# A problem on integrability of derivatives

Let $$f : (0,1) \to \mathbb{R}$$ and $$g(x) = |f(x)|^{r-1} f(x)$$$r \in \mathbb{N}$. It is known that $g\in \mathcal{L}^2(0,1)$ and the $r^{th}$ weak derivative, $g^{(r)} \in \mathcal{L}^2(0,1)$. I need help to show that the first weak derivative $\require{enclose}\enclose{horizontalstrike}f^{(1)} \in \mathcal{L}^{2r}(0,1)$,

edit : need to show that the first weak derivative $$g^{(1)} \in \mathcal{L}^{2r}(0,1)$$

PS : 1. : If I differentiate $g$ $r$ times, apart from other terms (in sum) I get a term $f'(x)^r$, so I am trying to get the result, if I could prove that all other terms also are integrable.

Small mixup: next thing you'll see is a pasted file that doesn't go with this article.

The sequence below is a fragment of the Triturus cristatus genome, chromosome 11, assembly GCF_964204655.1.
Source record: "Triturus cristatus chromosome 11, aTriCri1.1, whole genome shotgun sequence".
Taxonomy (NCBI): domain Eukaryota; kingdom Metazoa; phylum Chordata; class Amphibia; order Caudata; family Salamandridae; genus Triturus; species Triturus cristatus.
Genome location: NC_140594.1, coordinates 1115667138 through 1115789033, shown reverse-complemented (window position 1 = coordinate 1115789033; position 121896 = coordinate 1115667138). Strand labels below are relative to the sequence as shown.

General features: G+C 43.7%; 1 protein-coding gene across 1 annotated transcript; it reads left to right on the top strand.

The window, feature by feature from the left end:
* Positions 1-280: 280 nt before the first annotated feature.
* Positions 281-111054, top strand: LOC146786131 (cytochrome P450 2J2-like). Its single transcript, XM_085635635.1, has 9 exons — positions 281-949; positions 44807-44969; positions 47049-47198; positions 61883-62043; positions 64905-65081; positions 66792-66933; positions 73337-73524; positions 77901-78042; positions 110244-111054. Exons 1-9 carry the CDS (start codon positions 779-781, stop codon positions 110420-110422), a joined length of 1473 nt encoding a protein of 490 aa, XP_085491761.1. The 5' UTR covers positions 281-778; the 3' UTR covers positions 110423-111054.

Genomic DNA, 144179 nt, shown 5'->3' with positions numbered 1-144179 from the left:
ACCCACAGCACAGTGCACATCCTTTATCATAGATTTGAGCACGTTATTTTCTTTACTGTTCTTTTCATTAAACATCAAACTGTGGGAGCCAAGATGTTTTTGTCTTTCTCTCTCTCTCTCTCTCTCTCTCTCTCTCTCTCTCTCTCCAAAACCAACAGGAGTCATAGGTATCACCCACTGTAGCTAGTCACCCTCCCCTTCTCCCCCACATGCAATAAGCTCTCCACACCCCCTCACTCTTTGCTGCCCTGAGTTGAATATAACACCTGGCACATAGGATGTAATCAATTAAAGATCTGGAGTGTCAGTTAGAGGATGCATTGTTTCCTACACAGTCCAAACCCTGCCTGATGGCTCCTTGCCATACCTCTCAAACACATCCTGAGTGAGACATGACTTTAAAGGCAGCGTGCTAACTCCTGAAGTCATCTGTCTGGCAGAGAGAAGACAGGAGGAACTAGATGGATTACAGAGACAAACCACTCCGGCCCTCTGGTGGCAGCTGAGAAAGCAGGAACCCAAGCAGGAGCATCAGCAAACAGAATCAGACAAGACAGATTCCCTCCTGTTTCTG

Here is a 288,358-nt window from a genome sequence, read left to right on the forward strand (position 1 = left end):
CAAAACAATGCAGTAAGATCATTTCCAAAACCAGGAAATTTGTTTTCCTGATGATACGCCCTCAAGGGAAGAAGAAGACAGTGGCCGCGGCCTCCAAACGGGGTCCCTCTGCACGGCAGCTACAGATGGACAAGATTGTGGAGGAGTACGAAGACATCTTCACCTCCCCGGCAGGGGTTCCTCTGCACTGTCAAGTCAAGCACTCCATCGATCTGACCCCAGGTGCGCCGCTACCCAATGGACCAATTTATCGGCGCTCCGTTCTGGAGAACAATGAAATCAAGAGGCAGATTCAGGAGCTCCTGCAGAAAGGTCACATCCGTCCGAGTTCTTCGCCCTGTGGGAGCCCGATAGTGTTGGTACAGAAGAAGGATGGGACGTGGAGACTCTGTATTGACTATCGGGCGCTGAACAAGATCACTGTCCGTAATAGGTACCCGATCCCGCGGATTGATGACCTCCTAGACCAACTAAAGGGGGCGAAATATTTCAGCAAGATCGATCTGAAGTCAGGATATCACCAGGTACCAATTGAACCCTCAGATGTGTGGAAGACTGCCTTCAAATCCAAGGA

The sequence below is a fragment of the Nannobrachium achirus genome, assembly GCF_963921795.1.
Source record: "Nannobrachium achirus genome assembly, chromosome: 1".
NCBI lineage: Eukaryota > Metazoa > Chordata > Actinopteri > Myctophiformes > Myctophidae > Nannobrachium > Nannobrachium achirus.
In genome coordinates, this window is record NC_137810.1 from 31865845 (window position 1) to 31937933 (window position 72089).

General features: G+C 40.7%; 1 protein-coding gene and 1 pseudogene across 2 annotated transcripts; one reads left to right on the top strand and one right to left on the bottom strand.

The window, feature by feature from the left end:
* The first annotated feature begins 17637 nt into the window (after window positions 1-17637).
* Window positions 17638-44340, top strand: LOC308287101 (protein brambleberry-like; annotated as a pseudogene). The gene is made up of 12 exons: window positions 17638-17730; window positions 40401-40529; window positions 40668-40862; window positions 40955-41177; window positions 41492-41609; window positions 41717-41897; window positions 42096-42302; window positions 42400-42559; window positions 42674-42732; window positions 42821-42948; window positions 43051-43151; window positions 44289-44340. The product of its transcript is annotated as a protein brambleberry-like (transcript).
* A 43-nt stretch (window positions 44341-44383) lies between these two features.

1. Also since it is a $L^2$ norm, can I leverage the asymptotics of Fourier series coefficients to solve it?
• Where did this problem arise? What do you know already? – David Roberts Aug 10 at 2:37
• @DavidRoberts : If I differentiate $g$ $r$ times, apart from other terms (in sum) I get a term $f'(x)^r$, so I am trying to get the result, if I could prove that all other terms also are integrable. – Rajesh Dachiraju Aug 10 at 2:41
• @DavidRoberts : Also since it is a $L^2$ norm, can I leverage the asymptotics of Fourier series coefficients to solve it? – Rajesh Dachiraju Aug 10 at 2:45
• You haven't said where this problem arose. The context may help potential answerers. – David Roberts Aug 10 at 5:40
• This does not seem to be true: if $f(x) = x^{1/r}$, then $g(x) = x$ is infinitely smooth, but $f'(x) = r^{-1} x^{1/r - 1}$ is not square integrable if $r \geqslant 2$. – Mateusz Kwaśnicki Aug 10 at 6:31